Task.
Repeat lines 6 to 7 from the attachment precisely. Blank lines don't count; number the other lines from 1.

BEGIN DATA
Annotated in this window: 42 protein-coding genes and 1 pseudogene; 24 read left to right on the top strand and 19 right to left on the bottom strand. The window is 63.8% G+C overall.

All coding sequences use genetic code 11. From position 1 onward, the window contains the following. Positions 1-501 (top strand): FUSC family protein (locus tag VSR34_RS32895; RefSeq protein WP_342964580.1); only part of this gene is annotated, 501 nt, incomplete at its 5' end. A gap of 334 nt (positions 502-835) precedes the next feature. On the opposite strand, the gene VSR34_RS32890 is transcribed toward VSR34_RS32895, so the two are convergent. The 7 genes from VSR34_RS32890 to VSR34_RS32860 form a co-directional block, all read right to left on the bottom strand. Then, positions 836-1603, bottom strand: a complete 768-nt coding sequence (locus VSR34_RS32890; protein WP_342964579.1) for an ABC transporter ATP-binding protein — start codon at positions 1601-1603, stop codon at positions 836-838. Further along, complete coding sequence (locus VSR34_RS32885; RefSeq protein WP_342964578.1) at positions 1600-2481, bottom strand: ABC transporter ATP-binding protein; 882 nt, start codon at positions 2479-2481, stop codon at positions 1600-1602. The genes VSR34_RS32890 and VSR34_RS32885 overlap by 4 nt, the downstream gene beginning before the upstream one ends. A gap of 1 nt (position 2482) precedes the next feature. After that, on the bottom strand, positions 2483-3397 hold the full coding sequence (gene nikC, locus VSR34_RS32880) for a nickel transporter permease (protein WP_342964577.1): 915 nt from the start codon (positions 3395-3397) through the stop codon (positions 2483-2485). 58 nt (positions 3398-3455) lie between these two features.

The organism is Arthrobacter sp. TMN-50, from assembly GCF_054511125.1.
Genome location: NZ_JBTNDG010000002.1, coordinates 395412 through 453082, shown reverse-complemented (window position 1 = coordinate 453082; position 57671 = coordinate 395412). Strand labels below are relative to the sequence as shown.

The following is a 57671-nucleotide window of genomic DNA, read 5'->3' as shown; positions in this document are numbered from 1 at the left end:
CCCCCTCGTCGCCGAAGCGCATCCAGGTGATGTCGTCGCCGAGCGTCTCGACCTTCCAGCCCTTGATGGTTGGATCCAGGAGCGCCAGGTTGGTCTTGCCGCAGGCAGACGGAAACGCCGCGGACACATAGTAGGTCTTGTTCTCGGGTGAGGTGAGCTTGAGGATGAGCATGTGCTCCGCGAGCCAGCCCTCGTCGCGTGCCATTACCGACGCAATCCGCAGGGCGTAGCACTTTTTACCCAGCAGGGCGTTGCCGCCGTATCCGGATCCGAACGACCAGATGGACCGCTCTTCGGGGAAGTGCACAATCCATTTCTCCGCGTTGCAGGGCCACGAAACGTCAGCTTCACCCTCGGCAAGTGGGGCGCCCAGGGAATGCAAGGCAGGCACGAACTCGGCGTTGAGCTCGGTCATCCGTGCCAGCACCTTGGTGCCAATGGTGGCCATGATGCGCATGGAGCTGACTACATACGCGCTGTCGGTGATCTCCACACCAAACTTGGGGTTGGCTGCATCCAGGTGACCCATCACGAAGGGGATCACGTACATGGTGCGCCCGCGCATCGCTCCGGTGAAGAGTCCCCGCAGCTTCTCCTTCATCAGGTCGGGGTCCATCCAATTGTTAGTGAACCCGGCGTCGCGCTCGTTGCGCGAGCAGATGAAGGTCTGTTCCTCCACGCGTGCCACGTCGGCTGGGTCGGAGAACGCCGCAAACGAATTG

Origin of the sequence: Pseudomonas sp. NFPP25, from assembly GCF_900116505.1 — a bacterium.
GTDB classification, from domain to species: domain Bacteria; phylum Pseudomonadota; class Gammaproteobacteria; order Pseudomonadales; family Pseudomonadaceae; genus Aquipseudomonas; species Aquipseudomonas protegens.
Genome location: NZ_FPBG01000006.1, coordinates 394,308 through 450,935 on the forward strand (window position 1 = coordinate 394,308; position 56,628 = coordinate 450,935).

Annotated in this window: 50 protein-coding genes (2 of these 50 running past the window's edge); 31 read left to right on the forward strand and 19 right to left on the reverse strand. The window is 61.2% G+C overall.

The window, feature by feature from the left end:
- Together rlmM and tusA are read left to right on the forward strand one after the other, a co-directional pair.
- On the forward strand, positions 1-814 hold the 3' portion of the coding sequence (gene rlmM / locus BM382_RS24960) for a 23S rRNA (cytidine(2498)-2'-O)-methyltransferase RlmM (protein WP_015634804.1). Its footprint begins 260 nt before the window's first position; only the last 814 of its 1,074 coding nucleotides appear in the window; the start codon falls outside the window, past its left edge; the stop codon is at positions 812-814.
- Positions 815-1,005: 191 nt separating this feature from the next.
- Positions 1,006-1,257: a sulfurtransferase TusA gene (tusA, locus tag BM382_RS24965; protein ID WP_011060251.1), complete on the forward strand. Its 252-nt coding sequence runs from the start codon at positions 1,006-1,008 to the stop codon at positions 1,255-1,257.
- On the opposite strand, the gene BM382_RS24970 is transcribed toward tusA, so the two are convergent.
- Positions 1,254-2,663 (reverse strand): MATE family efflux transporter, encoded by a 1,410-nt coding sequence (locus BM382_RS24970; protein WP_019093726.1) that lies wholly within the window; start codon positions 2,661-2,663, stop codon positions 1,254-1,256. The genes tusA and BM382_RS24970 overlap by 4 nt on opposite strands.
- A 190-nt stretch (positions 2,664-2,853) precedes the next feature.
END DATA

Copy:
CCCCCTCGTCGCCGAAGCGCATCCAGGTGATGTCGTCGCCGAGCGTCTCGACCTTCCAGCCCTTGATGGTTGGATCCAGGAGCGCCAGGTTGGTCTTGCCGCAGGCAGACGGAAACGCCGCGGACACATAGTAGGTCTTGTTCTCGGGTGAGGTGAGCTTGAGGATGAGCATGTGCTCCGCGAGCCAGCCCTCGTCGCGTGCCATTACCGACGCAATCCGCAGGGCGTAGCACTTTTTACCCAGCAGGGCGTTGCCGCCGTATCCGGATCCGAACGACCAGATGGACCGCTCTTCGGGGAAGTGCACAATCCATTTCTCCGCGTTGCAGGGCCACGAAACGTCAGCTTCACCCTCGGCAAGTGGGGCGCCCAGGGAATGCAAGGCAGGCACGAACTCGGCGTTGAGCTCGGTCATCCGTGCCAGCACCTTGGTGCCAATGGTGGCCATGATGCGCATGGAGCTGACTACATACGCGCTGTCGGTGATCTCCACACCAAACTTGGGGTTGGCTGCATCCAGGTGACCCATCACGAAGGGGATCACGTACATGGTGCGCCCGCGCATCGCTCCGGTGAAGAGTCCCCGCAGCTTCTCCTTCATCAGGTCGGGGTCCATCCAATTGTTAGTGAACCCGGCGTCGCGCTCGTTGCGCGAGCAGATGAAGGTCTGTTCCTCCACGCGTGCCACGTCGGCTGGGTCGGAGAACGCCGCAAACGAATTG

Origin of the sequence: Pseudomonas sp. NFPP25, from assembly GCF_900116505.1 — a bacterium.